When it comes to headaches, about one-third of people who get them say alcohol is a contributor. In fact, alcohol is known to make headaches worse, especially for those who are predisposed to getting them. Alcohol is known to cause intense head throbbing (a pulsating sensation in the head) and even trigger headaches for those that don’t normally get them. There are specific reasons for why this occurs, which we’ll discuss more in the article below.
How Does Drinking Cause Headaches?
Headaches caused by drinking happen because alcohol has key ingredients that trigger inflammation in the meningeal vessels and within the trigeminovascular system. Both of these systems are important for creating equilibrium within the brain as they regulate blood flow and help to balance pain signal transmission. Alcohol causes pain signaling neurons to fire at an increased rate, thus releasing a powerful peptide called CGRP or Calcitonin Gene-Related Peptide. When alcohol binds to pain receptors, also called nociceptors, an outpouring of electrical activity begins to occur within the brain’s cortex. This activity is what causes the headache to occur.
In addition to the reason above, there are other things that may cause headaches for alcohol users.
Other Causes of Drinking-Induced Headaches
Elevated Blood Pressure
Another factor that causes headaches is elevated blood pressure, which alcohol consumption can cause.
Additionally, alcohol has an influence on the brain’s serotonin levels. Serotonin is a powerful hormone and neurotransmitter known to influence mood, but serotonin does so much more than that. Serotonin also influences the regulation of pain and headaches. Whether alcohol use is short-term or chronic, serotonin levels may be affected and those levels may contribute to pain signaling.
Another cause for alcohol-induced headaches is glutamate rebound, a bodily phenomenon caused in this instance by alcohol use. Glutamate is an excitatory chemical – that means it causes the brain’s neurons to fire, creating activity all over the brain. When we first consume alcohol, our glutamate activity is reduced. But once that alcohol is processed, a glutamate rebound occurs. For those prone or predisposed to headaches and migraines, the possibility of getting one due to alcohol consumption is much higher due to this phenomenon. That’s because those who are predisposed to these conditions naturally have higher levels of glutamate in their brain cortex.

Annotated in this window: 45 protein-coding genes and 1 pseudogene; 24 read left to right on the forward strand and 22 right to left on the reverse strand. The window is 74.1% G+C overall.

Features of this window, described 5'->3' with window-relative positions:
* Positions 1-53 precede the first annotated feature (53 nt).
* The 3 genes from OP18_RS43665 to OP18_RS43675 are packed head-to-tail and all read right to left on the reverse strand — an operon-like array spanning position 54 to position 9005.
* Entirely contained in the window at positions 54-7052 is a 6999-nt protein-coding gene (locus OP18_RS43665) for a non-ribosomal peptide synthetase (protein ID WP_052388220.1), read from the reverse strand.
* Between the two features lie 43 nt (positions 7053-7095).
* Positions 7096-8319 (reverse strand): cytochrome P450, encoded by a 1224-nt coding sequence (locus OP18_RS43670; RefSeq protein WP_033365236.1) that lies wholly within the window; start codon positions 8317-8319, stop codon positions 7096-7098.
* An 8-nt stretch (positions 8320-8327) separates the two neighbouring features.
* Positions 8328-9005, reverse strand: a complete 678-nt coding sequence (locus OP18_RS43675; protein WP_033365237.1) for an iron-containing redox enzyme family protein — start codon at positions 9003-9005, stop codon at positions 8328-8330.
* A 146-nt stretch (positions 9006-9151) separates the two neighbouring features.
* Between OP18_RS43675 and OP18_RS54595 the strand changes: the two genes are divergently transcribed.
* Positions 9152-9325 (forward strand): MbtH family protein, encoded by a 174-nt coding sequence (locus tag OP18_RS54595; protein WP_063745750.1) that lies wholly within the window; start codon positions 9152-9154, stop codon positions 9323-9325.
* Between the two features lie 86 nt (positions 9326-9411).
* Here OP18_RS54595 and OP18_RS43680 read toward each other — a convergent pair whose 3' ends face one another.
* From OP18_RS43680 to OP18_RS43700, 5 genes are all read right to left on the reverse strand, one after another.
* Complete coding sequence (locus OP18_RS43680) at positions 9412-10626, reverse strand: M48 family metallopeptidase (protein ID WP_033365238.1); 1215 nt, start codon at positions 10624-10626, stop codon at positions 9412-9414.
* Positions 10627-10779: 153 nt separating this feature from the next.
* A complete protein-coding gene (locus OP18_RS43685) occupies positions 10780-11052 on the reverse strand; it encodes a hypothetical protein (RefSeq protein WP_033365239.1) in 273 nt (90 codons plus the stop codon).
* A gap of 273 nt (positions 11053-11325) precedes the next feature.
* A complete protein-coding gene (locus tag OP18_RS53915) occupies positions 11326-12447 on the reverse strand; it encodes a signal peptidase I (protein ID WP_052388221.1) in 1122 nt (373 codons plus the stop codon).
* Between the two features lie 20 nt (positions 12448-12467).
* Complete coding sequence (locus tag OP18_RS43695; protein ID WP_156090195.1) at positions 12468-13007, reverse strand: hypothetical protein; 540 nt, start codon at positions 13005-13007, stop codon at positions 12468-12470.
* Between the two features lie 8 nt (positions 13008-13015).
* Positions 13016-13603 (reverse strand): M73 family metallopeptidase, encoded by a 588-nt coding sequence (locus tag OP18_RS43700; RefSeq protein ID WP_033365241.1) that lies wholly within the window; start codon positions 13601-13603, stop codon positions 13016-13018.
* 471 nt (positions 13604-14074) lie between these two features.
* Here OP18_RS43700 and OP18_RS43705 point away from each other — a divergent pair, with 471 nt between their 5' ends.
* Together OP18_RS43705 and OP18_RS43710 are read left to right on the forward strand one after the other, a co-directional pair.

Dehydration caused by anything can lead to headaches, whether you’ve exercised without taking a water break or you’re sick with the flu. Dehydration is when the body has a decreased volume of water. Therefore, someone who is dehydrated is urinating less and therefore they’re getting rid of toxins less efficiently. Because alcohol dehydrates the body, it is likely a cause for any sudden onset headache. Alcohol use causes dehydration during two periods: while a person is drinking and after a person is done drinking. Dehydration is a major symptom of alcohol-induced hangover.
What Impact Do Different Types of Alcohol Have on Headaches?
Red wine is a big culprit when it comes to headaches, especially when compared to other types of alcohol, such as beer, sparkling wine, white wine, spirits or liquor. The reason for this is that red wine contains tannins, histamines, and phenols that may lead to headaches. But what are they?
- Tannins are plant compounds that are naturally found in the skins of fruits with antioxidant properties. Tannins contain flavonoids and enzymes.
- Histamines increase inflammation, which is a trigger for headaches.
- Phenols have a unique chemical property that gives red wine its robust color. They also may lead to intense headaches.
How Can You Manage Alcohol-Induced Headaches?
- Reduce your alcohol consumption. If you’re getting headaches often, perhaps you’re drinking too much. Consider cutting back.
- Drink more fluids. Alcohol contributes to dehydration. If you’re already dehydrated, alcohol makes it even worse. Make sure you’re drinking water and juices with electrolytes. If you’re going to continue to drink, try to have a glass of water with every single alcoholic beverage you consume
- Take supplements, such as Vitamin C, Coenzyme Q10, magnesium, and more. Vitamin C is an antioxidant that can help reduce the symptoms of an alcohol-induced hangover. There are also herbal supplements that are good to take. Glutathione is a supplement that will help protect your liver with its detoxifying properties.
- Take a pain reliever or migraine medication. Medicines, like over-the-counter anti-inflammatories may help with headaches. Some good examples are NSAIDs, Ibuprofen, Naproxen, Tylenol, acetaminophen and more. Prescription-strength remedies are powerful and may help if you’re getting frequent and recurring headaches or migraines.
If you’re getting headaches and you think drinking is the cause, talk to your doctor. Your doctor may prescribe you medication or they may suggest over-the-counter remedies. Keep in mind, many of these medications may interact negatively with alcohol. Continued use of certain medicines could potentially put you at risk of health issues, like organ damage, heart damage, seizure, or stroke.